Sunday, December 13, 2015

The Terrorist Standing Next to You

What would you do if you knew the guy standing next to you in line at McDonald's was a terrorist?

This week there was a terror alert in Switzerland, one of our two homes. At least four, maybe more, men who are believed to have connections to the terrorists who struck Paris last month were thought to be in the Geneva area, perhaps to target the United Nations offices here. Or perhaps the annual Escalade event through the streets of Old Town, commemorating the city's independence.

Two men were caught and arrested. The car they were using allegedly had traces of explosives.

Where were they apprehended? The parking lot by a McDonald's - about 2 kilometres from where we live, about 6 km east of downtown Geneva. We don't go to McDo's very often, but when we do it's usually the one in La Pallanterie.

More often, at least once a week, sometimes more, we stop for fresh bread at the boulangerie that is less than 100 metres from McDonalds.

The terrorist in the queue or brushing past you on the sidewalk or filling the van with diesel at the gas pump next to yours is not just a European phenomenon. Just ask folks in the Middle East, Africa, Mexico, California, Colorado, Oregon. (Terrorists can be old white guys or drugged up teenagers too.)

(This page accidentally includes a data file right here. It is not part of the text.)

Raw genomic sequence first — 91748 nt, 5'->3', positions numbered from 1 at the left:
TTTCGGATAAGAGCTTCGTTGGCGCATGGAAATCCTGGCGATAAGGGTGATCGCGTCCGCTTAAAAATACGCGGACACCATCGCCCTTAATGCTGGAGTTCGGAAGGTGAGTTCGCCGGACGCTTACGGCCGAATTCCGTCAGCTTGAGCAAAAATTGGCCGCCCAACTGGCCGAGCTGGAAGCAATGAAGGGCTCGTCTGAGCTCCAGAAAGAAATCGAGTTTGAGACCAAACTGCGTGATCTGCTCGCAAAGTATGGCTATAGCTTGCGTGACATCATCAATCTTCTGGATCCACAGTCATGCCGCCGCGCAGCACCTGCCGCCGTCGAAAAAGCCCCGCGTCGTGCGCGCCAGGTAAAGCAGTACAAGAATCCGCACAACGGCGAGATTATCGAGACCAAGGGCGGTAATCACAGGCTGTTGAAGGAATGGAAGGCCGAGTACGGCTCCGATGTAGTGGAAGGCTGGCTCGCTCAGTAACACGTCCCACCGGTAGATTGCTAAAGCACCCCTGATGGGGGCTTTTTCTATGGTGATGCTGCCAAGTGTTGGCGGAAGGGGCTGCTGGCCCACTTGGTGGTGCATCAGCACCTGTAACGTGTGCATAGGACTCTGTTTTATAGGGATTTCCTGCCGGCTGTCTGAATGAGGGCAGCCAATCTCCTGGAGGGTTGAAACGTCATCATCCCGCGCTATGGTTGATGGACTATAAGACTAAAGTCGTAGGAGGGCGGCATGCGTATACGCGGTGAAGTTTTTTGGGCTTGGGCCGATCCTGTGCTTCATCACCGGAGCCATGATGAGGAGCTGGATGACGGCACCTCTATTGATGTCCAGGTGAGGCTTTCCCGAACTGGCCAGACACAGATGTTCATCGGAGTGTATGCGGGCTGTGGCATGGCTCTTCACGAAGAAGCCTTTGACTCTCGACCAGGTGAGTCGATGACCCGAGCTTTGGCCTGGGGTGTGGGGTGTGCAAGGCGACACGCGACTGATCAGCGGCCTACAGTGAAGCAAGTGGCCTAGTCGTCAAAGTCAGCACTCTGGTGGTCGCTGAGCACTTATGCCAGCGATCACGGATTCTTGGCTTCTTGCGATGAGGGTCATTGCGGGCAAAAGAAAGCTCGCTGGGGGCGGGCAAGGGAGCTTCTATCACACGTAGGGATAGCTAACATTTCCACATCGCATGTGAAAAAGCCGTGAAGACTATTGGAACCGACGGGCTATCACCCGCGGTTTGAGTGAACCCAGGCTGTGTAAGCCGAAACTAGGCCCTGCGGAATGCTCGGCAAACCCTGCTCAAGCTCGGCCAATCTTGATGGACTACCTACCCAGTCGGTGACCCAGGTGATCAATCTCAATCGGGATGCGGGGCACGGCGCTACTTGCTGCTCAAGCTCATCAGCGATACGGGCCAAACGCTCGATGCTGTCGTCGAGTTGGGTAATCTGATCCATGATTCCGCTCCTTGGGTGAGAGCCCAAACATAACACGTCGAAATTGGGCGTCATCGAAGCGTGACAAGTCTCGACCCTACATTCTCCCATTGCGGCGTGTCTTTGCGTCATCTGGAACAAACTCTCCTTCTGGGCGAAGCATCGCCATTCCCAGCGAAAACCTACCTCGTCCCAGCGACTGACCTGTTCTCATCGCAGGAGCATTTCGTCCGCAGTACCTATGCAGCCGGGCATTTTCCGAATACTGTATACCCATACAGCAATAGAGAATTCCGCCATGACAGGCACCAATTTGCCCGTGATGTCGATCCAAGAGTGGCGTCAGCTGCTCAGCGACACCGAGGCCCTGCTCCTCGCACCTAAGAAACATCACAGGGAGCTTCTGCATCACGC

With the spectre of violent, indiscriminate attacks so possible close to home, how should we cope?

Saturday we attended a writers' workshop in a building not far from the UN. Beforehand I found myself mentally rehearsing the layout of the building, possible exits, how I/we might react if thugs in black masks with AK47s burst in while we were discussing writing techniques.

Afterward we went to lunch at a restaurant nearby, having to drive past the UN building to get there.

You cannot stop living. You cannot hide under the bedcovers and hope the boogeymen will pass you by.

But neither can you be blissfully unaware of your surroundings. It's not unlike being vigilant for criminals. You avoid places where the likelihood of danger is high. (Not just inner cities; I would not shop in a suburban Texas WalMart that allows people to openly carry weapons in the store.) You pay attention to the people around you. You don't allow your car to get boxed in with nowhere to go - whether on the Spanish highways where road pirates lurk or at a traffic light in a city. Now I tend to have my Swiss army knife on me at all times - no match for a Kalashnikov but maybe I could do some damage. Emergency numbers are pre-programmed into my phone. I've always kept my hand on my wallet as I walk in crowded places. Donna-Lane's pocketbook and my manbag have the long straps that can go over our heads, not just on one shoulder where they could easily be grabbed.

We're not paranoid, just prudent. Certainly we don't want to die, but neither do we want to simply exist and not 'live.'

I don't have all the answers to solve the global terror problem. I think if the US and its puppet friends in the UK-France-Germany stopped drone-bombing the Middle East, that'd be a start. Stop selling arms to the Saudis and other barbaric regimes. Stop the mass accumulation of wealth by the few that leaves millions in poverty and despair and serves to breed contempt ... and terror. Maybe elect a couple of honest politicians who are not in the pockets of the oil and weapons companies.

There are no more 'safe zones' - not on the grassy campus quadrangle with a homemade sign, not behind the high hedges of a gated, guarded community, not standing in line for a McFlurry. But every one of us can, and should be, more attuned to those around us.

Above all, continuez à vivre.

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